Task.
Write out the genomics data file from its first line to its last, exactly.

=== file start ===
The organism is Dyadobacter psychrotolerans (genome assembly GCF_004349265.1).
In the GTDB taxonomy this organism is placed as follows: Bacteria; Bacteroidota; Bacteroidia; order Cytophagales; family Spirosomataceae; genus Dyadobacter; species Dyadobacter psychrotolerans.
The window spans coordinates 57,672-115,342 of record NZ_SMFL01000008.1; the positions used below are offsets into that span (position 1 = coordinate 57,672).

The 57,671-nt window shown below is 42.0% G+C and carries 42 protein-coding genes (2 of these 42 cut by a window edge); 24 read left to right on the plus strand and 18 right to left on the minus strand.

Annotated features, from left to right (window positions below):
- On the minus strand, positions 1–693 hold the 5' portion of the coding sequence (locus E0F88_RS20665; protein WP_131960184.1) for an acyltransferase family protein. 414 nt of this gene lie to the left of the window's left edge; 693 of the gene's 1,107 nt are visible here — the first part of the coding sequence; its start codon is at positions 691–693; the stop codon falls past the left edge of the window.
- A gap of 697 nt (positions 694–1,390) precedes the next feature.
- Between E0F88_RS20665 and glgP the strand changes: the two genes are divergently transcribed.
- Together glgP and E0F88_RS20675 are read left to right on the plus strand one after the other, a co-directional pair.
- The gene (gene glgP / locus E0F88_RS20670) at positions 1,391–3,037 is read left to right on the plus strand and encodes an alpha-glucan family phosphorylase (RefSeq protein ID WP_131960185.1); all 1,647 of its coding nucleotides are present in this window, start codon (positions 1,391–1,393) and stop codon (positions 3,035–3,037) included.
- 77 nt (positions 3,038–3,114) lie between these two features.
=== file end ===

The organism is Dyadobacter psychrotolerans (genome assembly GCF_004349265.1).
In the GTDB taxonomy this organism is placed as follows: Bacteria; Bacteroidota; Bacteroidia; order Cytophagales; family Spirosomataceae; genus Dyadobacter; species Dyadobacter psychrotolerans.
The window spans coordinates 57,672-115,342 of record NZ_SMFL01000008.1; the positions used below are offsets into that span (position 1 = coordinate 57,672).

The 57,671-nt window shown below is 42.0% G+C and carries 42 protein-coding genes (2 of these 42 cut by a window edge); 24 read left to right on the plus strand and 18 right to left on the minus strand.

Annotated features, from left to right (window positions below):
- On the minus strand, positions 1–693 hold the 5' portion of the coding sequence (locus E0F88_RS20665; protein WP_131960184.1) for an acyltransferase family protein. 414 nt of this gene lie to the left of the window's left edge; 693 of the gene's 1,107 nt are visible here — the first part of the coding sequence; its start codon is at positions 691–693; the stop codon falls past the left edge of the window.
- A gap of 697 nt (positions 694–1,390) precedes the next feature.
- Between E0F88_RS20665 and glgP the strand changes: the two genes are divergently transcribed.
- Together glgP and E0F88_RS20675 are read left to right on the plus strand one after the other, a co-directional pair.
- The gene (gene glgP / locus E0F88_RS20670) at positions 1,391–3,037 is read left to right on the plus strand and encodes an alpha-glucan family phosphorylase (RefSeq protein ID WP_131960185.1); all 1,647 of its coding nucleotides are present in this window, start codon (positions 1,391–1,393) and stop codon (positions 3,035–3,037) included.
- 77 nt (positions 3,038–3,114) lie between these two features.